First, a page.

The goal of this study is to highlight the most recent advancements in medical treatment for chronic rhinosinusitis (CRS), define stubborn and refractory CRS, and analyze the productivity costs associated with CRS. Recent trials exploring anti-IL-4 receptor antibodies and calcium channel blockers in the treatment of CRS have shown encouraging early findings. Recently new suitability criteria have been created to help physicians in determining whether individuals have ‘refractory’ CRS and may be candidates for endoscopic sinus surgery. Productivity costs appear to be related to illness severity and can be decreased with the right interventions.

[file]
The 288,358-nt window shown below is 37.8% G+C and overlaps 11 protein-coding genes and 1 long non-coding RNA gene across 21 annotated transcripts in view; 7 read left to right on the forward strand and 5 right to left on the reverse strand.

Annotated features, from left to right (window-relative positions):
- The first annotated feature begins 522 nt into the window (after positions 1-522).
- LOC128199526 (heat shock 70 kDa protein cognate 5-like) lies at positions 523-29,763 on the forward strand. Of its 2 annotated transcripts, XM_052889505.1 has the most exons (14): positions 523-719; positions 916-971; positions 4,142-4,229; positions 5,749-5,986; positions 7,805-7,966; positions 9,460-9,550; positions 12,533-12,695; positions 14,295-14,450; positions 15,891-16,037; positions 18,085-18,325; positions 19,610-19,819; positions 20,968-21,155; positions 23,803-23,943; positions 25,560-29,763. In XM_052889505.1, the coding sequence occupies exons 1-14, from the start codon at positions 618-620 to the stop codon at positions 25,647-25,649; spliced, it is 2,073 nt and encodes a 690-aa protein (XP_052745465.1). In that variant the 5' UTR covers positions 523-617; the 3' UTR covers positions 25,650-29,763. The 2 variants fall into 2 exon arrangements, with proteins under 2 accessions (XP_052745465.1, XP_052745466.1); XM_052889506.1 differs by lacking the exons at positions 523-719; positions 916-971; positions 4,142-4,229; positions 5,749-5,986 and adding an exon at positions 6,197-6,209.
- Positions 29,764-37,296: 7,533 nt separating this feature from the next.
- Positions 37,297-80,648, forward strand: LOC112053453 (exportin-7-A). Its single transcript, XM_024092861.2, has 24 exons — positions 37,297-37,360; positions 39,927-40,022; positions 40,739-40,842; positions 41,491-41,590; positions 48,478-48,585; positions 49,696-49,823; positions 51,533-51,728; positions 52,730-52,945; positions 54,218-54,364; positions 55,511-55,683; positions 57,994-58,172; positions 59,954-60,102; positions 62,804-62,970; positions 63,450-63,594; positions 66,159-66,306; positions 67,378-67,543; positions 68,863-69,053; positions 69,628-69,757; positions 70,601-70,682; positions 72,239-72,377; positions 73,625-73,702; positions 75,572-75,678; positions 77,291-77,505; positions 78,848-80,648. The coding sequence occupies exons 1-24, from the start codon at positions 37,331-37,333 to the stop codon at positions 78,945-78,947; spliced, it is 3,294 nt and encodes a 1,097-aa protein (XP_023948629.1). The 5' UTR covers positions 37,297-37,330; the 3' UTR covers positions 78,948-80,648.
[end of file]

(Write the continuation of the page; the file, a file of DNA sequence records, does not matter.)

The cornerstones of medical therapy are topical corticosteroid therapy and large volume saline irrigation, whereas the use of systemic corticosteroids and antibiotics is dependent on CRS phenotype and the occurrence of acute exacerbation. More study is needed before new immunomodulatory treatments such as anti-IL5, anti-IgE, anti-IL4, and calcium channel blockers may be used on a regular basis. When considering the role of sinus surgery, clinicians should use an acceptable diagnosis for refractory CRS. Assessing the degree of work productivity impairment can help guide treatment decisions and predict treatment outcomes.